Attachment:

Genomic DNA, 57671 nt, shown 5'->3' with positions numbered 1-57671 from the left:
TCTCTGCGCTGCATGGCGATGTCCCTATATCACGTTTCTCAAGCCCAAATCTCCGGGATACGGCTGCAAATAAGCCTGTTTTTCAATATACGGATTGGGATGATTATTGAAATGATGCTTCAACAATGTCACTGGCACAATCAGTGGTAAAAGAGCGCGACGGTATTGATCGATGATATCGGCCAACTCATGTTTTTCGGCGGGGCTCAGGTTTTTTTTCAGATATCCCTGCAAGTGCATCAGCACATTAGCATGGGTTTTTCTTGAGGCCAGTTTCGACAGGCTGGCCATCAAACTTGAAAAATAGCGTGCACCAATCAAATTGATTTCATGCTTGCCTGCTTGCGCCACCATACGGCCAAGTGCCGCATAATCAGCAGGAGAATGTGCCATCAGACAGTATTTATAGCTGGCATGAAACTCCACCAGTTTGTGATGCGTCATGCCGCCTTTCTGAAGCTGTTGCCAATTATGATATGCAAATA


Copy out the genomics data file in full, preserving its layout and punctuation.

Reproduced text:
Genomic DNA, 57671 nt, shown 5'->3' with positions numbered 1-57671 from the left:
TCTCTGCGCTGCATGGCGATGTCCCTATATCACGTTTCTCAAGCCCAAATCTCCGGGATACGGCTGCAAATAAGCCTGTTTTTCAATATACGGATTGGGATGATTATTGAAATGATGCTTCAACAATGTCACTGGCACAATCAGTGGTAAAAGAGCGCGACGGTATTGATCGATGATATCGGCCAACTCATGTTTTTCGGCGGGGCTCAGGTTTTTTTTCAGATATCCCTGCAAGTGCATCAGCACATTAGCATGGGTTTTTCTTGAGGCCAGTTTCGACAGGCTGGCCATCAAACTTGAAAAATAGCGTGCACCAATCAAATTGATTTCATGCTTGCCTGCTTGCGCCACCATACGGCCAAGTGCCGCATAATCAGCAGGAGAATGTGCCATCAGACAGTATTTATAGCTGGCATGAAACTCCACCAGTTTGTGATGCGTCATGCCGCCTTTCTGAAGCTGTTGCCAATTATGATATGCAAATA